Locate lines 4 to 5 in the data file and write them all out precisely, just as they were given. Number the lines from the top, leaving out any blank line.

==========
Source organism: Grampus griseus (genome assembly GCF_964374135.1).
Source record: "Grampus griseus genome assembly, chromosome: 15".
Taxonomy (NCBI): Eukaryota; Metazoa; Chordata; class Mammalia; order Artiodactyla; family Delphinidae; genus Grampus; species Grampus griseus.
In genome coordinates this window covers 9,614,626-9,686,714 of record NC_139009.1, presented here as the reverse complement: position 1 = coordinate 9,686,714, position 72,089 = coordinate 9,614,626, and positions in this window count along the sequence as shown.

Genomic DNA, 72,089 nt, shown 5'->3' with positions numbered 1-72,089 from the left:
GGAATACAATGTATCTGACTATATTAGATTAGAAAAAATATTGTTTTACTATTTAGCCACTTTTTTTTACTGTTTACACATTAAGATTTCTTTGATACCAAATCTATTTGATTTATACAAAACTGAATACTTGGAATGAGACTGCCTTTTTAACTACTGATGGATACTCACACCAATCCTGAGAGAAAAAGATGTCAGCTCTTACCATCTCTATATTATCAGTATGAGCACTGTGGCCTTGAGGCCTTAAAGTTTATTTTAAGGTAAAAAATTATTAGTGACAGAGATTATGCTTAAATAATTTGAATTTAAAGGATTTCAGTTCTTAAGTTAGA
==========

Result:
In genome coordinates this window covers 9,614,626-9,686,714 of record NC_139009.1, presented here as the reverse complement: position 1 = coordinate 9,686,714, position 72,089 = coordinate 9,614,626, and positions in this window count along the sequence as shown.

Genomic DNA, 72,089 nt, shown 5'->3' with positions numbered 1-72,089 from the left: